Operationally, the Act is spelled out in the mission statement of Cattaraugus County: “The goal of the Cattaraugus County Government is to support and respect the Constitution of the United States of America and its amendments, and to provide essential services financed most economically to its citizens. Also, it is to establish an environment in which the citizens of Cattaraugus County can pursue life, liberty, and happiness unencumbered by excessive and oppressive governmental mandates and intrusions into their day-to-day lives. The goal of the government of this County is to uphold the freedoms enshrined in the Bill of Rights. The County Legislature recognizes that governments in the United States of America – at all levels – are to be restrained and limited and that the power of government resides in the people. The Legislators of this County, accept with humility and gratitude the reality that they serve at the consent of the governed and at the will of the people. The Legislators believe in the rule of law, equality before the law, due process, private property protections, and the rights of citizens to pursue their livelihoods without excessive governmental oversight.   Wherever possible, the Legislature will encourage local solutions, local funding, and creative approaches to the problems our community encounters. The Legislature stands as a protector between the citizens of this County and the tendency of governments at state and federal levels to advance into territory not their own and consume, rather than secure, the liberties endowed to the people by the Constitution and the Bill of Rights. The County’s guide and standard will be the Constitution of the United States and the Founding Documents upon which our Nation, our State, and the local communities of Cattaraugus County are built”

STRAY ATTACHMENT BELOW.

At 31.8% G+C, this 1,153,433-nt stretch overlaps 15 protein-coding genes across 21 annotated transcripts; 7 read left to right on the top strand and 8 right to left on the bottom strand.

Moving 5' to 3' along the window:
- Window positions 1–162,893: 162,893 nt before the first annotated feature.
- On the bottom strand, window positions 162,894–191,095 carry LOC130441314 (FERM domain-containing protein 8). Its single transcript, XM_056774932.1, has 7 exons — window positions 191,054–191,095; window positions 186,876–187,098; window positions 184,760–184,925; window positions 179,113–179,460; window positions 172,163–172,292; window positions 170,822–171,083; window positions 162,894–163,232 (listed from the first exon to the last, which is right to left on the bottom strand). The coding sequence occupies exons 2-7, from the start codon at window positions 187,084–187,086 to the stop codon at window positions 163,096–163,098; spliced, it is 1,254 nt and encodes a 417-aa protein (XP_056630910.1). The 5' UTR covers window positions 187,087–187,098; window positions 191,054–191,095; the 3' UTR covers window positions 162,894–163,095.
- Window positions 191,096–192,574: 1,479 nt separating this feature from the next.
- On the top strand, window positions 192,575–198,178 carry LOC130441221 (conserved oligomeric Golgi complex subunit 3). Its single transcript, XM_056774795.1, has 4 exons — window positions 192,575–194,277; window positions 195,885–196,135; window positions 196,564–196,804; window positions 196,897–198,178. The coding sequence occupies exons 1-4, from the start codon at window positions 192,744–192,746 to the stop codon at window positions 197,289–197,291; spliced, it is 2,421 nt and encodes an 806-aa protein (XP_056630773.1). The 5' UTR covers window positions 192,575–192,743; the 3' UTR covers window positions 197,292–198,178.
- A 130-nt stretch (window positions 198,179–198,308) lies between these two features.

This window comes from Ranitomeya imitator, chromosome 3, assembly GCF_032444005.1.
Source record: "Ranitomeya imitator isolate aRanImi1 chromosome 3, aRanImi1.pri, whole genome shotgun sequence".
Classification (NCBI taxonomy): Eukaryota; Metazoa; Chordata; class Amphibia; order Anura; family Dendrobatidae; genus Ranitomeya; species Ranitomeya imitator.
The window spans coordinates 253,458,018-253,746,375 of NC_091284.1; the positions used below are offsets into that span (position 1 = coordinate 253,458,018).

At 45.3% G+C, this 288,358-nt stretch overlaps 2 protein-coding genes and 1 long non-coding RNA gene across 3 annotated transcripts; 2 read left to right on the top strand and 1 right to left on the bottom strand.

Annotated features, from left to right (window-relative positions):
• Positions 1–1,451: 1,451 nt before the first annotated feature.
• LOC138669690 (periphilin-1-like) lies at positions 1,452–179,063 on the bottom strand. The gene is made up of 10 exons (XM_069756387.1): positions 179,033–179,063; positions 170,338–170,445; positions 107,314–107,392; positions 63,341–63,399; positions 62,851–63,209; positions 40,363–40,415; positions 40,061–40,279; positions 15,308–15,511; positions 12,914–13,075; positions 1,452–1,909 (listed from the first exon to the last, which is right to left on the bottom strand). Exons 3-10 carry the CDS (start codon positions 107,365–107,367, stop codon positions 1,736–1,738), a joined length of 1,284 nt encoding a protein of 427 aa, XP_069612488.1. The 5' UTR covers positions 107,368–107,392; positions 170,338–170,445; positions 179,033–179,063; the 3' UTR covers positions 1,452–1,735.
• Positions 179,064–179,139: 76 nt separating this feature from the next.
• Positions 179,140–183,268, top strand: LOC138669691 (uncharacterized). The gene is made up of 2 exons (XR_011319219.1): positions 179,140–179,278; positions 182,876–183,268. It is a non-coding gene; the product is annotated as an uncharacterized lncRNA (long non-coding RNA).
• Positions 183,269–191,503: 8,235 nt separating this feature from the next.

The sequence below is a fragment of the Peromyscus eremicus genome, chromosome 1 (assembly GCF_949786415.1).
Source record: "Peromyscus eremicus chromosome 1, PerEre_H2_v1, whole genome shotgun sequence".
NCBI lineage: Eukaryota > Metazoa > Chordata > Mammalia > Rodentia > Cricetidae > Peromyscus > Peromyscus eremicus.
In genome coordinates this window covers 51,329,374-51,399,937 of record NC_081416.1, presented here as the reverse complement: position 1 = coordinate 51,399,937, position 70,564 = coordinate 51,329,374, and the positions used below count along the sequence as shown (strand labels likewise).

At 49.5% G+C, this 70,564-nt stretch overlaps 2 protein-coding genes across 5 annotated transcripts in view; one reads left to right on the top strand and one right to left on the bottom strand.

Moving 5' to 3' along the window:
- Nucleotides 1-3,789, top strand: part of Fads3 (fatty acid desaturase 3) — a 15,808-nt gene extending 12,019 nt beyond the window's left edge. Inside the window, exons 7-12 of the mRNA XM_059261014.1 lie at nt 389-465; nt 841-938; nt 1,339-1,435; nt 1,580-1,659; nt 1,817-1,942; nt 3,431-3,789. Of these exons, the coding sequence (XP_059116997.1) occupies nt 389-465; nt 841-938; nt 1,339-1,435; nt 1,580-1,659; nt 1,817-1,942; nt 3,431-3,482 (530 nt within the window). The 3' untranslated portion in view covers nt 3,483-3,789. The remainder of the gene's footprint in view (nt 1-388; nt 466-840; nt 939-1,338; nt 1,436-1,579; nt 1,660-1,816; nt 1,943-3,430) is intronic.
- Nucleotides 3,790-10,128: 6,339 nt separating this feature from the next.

Naturally, I had to find out more about how this came to pass. I spoke with Ginger Schroder, (click here to see the interview) who represents Cattaraugus County’s Legislative District 3 and Brenda Hanson, a regular everyday school teacher in real life. The story of how they put this together in two months was inspiring.

Schroder had been working with a couple of other legislators on the concept of making Cattaraugus County a Second Amendment Sanctuary County. The primary issue here is the size of the County, where neighbors are often separated by acres, not apartment walls. It’s the classic case where you can’t rely on police responding in minutes if you need help in seconds. It also demonstrates why what makes sense in New York City and Albany doesn’t necessary work in the Greater Western New York region.

Around June of this year, Hanson approached Schroder. She had been meeting with a group of like-minded citizens. It started at her church, which the Governor had declared could not meet to worship together (“Covid”). Mind you, Cattaraugus County continues to have one of the lowest infection and death numbers in the state, primarily on account of that same “acres” separation. Yes, “social distancing” isn’t just a good idea in Cattaraugus County, it’s a way of life (as it is in many towns and counties across Greater Western New York).

It didn’t take long for Schroder and her legislative committee to infuse the ideas of Hanson and her band of regular folk (which expanded well beyond her fellow churchgoers to include a broadly diverse group). After researching what other counties across the nation had done (or tried to do), they came up with a “Constitutional County” concept tailored to Cattaraugus County.

Democrat legislator David Koch offered the idea to incorporate the sense that we are “a nation of laws” and that much of what will follow will likely end up in court. Schroder feels this was an important addition because when Cattaraugus County ultimately uses this act to challenge State and Federal initiatives on constitutional grounds, “it’s likely to go through a court-like process.”

That this effort, led by citizens and promoted by both Republicans and Democrats shows that what unites us as residents of the Greater Western New York region goes beyond party politics.

Here is an example that should encourage us to make our wider community better.